(Brian Mink is a sophomore in International Affairs and History at the University of Georgia and a 2008 FIRE Summer Intern.)
From a young age, we're taught the value of a promise. We're taught that acting the same way in private that we act in public constitutes integrity. We're taught that neglecting our duty damages our reputation, sometimes irrevocably.
Administrators at the University of Georgia, no doubt, are well aware of these truisms; in fact, they've exerted no small amount of energy (or money) to preach them to students. One need only board a University bus to see what I mean: "You Promised," proclaim numerous posters, referring in this case to students' oath to uphold the University's Academic Honesty Policy.
While exalting honesty and integrity with one hand, however, that same University is playing duplicitous politics with the other.
To incoming students and professors, UGA offers the following unequivocal defense of our nation's founding principles in the "UGA Policy on Freedom of Expression": "No rights are more highly regarded at the University of Georgia than the First Amendment guarantees of freedom of speech, freedom of expression, and the right to assemble peaceably."
But to those who choose to stay on campus, the University offers a significantly different set of policies which, ironically, often are printed immediately beneath the First Amendment guarantee. Consider the vague and overbroad "Non-Discrimination and Anti-Harassment Policy." This policy forbids "a pattern of conduct, which can be subtle in nature, that has sexual overtones ... and has the effect of creating discomfort" (emphasis added). It's a good thing William Shakespeare and Sigmund Freud never went to UGA, because the subtle sexual overtones of their speech might well have created illegal discomfort! If you're keeping score at home, add "the right to be comfortable" to the list of ideals UGA favors over the First Amendment.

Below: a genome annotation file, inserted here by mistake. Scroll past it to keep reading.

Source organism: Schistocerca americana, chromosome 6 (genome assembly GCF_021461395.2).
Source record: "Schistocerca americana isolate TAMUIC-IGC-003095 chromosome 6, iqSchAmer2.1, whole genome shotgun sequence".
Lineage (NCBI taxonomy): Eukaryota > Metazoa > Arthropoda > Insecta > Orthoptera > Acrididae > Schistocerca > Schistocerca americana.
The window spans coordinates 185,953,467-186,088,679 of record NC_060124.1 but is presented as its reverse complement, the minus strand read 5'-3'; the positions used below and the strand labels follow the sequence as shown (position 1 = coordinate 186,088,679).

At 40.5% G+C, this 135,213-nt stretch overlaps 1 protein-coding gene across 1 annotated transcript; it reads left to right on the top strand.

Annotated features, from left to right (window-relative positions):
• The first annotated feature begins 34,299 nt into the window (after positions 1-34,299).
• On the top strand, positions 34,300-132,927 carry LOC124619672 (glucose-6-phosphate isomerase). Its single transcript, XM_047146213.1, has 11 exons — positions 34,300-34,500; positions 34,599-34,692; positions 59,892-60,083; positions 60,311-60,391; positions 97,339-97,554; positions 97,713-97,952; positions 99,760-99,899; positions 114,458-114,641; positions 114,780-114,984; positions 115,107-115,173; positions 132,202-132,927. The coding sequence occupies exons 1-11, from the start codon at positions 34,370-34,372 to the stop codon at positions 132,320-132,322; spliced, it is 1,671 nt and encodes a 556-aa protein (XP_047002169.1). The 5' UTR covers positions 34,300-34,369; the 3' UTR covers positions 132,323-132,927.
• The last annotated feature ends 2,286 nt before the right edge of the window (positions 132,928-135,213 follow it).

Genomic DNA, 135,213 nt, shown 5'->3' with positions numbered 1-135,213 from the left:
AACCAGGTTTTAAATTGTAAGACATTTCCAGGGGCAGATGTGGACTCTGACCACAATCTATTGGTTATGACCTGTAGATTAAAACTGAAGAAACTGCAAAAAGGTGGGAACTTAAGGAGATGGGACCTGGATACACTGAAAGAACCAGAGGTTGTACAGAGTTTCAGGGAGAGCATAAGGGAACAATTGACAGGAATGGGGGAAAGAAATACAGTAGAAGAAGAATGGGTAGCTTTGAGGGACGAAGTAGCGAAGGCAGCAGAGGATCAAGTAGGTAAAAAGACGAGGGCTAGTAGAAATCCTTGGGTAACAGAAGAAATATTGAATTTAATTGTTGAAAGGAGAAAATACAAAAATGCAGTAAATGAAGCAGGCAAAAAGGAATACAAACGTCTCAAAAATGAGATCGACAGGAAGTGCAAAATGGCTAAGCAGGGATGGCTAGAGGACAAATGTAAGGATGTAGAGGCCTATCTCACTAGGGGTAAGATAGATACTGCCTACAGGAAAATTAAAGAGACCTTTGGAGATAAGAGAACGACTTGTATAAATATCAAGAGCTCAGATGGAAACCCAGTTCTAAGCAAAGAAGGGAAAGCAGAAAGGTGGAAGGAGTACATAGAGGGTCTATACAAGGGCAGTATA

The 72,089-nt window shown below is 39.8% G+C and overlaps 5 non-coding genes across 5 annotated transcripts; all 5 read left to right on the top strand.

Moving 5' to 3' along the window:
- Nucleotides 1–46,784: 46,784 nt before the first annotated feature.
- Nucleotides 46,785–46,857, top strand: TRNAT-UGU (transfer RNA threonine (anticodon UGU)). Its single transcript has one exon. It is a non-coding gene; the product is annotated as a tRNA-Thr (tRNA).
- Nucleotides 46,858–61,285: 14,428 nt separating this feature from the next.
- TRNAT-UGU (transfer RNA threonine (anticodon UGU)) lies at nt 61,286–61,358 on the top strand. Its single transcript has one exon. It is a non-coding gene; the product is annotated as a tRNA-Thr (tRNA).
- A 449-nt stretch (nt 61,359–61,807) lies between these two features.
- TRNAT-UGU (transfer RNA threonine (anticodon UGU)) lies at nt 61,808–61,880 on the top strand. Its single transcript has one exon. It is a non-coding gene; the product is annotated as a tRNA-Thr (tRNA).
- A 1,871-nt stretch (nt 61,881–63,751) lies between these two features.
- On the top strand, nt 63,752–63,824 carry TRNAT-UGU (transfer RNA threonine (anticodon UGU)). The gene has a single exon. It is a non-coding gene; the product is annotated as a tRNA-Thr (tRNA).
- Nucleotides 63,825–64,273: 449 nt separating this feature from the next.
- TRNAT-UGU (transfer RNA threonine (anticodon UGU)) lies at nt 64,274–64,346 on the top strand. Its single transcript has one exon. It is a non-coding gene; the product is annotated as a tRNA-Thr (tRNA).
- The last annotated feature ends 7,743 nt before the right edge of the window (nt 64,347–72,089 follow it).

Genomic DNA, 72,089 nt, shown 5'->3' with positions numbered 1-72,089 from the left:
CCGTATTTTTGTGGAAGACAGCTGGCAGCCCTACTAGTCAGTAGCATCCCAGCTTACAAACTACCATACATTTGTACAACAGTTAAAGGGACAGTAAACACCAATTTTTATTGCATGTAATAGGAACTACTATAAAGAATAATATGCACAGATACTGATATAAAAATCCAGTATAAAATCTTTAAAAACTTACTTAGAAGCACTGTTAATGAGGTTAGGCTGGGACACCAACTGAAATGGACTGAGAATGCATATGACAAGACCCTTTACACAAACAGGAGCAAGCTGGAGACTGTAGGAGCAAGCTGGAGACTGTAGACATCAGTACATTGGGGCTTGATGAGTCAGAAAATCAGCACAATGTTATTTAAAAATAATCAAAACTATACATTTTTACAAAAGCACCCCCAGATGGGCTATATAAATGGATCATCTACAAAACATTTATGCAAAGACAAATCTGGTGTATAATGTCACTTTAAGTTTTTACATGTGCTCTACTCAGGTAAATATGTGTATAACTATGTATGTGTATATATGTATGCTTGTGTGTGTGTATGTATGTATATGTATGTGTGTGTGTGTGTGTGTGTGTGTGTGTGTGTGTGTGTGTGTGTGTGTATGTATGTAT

The contradictions get deeper still. After hailing First Amendment freedoms as paramount to all other rights and simultaneously enforcing a policy which subordinates free speech to the privileges of inoffensiveness and comfort, the University lets this slip from the mouth of its top attorney. The Red & Black, UGA's student newspaper, printed the following in April:
[Stephen Shewmaker, Executive Director for the University's Office of Legal Affairs] said sexual harassment must be pervasive, severe, unwanted and persistent in the legal world.
"I can offend you, but it's not illegal," he said (emphasis added).
Of course, Shewmaker is absolutely correct that the legal threshold for harassment rises well above mere offensiveness; unfortunately, the University's policies—which he enforces—do not recognize much, if any, distinction between the two.
The inconsistencies between UGA's public statements praising the First Amendment and its policies undermining free speech are confounding and unacceptable, at best; at worst, they are downright dishonest. The fact that the University continues to maintain unconstitutional policies in its manuals, despite clear evidence that its top legal minds know better, casts a pall over any illusion of honesty or integrity the administration might wish to claim.
The consequence of such unconstitutional policies is not to silence the intolerant or oppressive, as some may think. Rather, vague and overbroad policies, and the fear of arbitrary enforcement that results from their very existence, inevitably lead to a chilling effect on all student and faculty speech that often prevents well-intended individuals from expressing valid political viewpoints.
Is this the hallmark of a community in which "No rights are more highly regarded ... than the First Amendment guarantees" (emphasis added)? I think not.
Perhaps University administrators should take a ride on their own buses and remember what they demand of their students: honesty. At UGA and elsewhere, authors of speech codes disguised as anti-harassment policies need to remember their obligations, both legal and moral, under the First Amendment, and fulfill them consistently, not just when it's convenient. And if they don't, it's our responsibility as students to remind them that they promised free speech to their incoming students.